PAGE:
Housman was an English lyric poet, chiefly known for one slim volume of 63 poems,

A Shropshire Lad

(1896), to which only one sequel,

Last Poems

(1922), was added in his lifetime. His lyrics, usually in the simplest quatrain forms, express stoically pessimistic moods of melancholic nostalgia with remarkable force and with a deceptive appearance of simplicity. His most important English successor, Philip Larkin, characterised him as “the poet of unhappiness” (Larkin, 264). He was strictly an amateur poet in refusing royalties for his volumes of verse, preferring to keep their prices down to ensure the wider readership that he eventually secured. As Housman explained, his true “trade” was not poetry but classical scholarship, in which – after humiliating failure as an Oxford…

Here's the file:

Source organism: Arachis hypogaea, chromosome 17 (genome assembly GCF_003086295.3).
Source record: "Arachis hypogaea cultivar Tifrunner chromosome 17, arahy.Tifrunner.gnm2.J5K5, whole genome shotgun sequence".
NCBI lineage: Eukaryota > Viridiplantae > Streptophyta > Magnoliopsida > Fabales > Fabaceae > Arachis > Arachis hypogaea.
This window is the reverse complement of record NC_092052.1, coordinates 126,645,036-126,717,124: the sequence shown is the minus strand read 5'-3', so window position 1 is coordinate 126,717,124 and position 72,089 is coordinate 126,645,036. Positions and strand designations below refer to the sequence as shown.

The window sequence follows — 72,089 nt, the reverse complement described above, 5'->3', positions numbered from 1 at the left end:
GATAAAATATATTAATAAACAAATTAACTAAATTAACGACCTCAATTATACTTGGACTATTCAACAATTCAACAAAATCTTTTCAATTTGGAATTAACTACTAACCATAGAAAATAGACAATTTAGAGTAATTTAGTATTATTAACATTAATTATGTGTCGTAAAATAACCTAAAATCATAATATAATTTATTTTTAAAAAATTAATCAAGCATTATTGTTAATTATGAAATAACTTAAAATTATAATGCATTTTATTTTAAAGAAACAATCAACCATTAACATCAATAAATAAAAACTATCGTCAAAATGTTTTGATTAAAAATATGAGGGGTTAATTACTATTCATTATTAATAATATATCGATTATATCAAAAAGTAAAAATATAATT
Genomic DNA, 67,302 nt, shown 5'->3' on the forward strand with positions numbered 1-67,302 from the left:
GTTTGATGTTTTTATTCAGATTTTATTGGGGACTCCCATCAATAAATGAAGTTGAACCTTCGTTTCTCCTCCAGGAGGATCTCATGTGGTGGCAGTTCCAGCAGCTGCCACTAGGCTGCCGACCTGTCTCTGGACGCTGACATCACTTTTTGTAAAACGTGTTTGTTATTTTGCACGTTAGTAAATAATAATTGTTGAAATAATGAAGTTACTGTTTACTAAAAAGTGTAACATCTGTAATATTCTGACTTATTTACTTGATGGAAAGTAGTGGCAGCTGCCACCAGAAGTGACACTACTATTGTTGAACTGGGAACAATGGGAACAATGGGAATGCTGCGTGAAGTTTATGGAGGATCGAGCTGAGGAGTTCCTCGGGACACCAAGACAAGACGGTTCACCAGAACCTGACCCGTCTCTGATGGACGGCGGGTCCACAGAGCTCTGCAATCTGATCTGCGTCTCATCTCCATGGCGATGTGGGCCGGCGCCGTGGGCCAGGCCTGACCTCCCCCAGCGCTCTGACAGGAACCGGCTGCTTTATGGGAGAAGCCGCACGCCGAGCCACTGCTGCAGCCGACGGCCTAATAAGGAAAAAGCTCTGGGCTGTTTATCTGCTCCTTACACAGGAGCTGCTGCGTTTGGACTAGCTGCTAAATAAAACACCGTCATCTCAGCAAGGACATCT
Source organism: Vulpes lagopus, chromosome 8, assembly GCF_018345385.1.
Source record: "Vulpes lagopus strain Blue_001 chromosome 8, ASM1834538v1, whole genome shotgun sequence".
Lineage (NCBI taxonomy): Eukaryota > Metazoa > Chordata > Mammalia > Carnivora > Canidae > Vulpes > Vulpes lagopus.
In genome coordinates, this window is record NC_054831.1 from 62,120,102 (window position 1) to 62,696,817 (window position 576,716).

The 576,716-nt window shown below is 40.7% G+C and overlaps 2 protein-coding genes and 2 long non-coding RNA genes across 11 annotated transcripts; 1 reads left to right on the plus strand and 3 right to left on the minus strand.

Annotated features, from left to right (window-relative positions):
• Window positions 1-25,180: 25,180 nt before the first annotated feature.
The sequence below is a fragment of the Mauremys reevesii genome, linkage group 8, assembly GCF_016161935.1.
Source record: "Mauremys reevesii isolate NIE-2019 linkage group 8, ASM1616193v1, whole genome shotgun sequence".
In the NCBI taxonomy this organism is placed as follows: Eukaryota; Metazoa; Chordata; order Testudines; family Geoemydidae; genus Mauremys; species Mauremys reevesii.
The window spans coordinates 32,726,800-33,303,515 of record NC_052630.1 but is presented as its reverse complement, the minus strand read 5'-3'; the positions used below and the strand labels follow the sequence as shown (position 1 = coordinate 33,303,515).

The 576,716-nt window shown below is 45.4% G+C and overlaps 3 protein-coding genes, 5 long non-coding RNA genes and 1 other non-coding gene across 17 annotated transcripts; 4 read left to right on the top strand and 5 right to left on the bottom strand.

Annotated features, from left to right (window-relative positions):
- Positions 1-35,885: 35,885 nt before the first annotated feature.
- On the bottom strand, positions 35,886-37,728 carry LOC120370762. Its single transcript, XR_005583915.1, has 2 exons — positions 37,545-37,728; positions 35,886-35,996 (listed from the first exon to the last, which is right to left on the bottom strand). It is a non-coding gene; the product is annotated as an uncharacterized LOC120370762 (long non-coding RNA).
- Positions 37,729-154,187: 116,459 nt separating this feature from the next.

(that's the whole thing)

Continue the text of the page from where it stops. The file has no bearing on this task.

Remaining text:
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Citation: Baldick, Chris. "A. E. Housman". The Literary Encyclopedia. First published 02 August 2017 [https://www.litencyc.com/php/speople.php?rec=true&UID=2222, accessed 19 April 2024.]

2222 A. E. Housman 1 Historical context notes are intended to give basic and preliminary information on a topic. In some cases they will be expanded into longer entries as the Literary Encyclopedia evolves.

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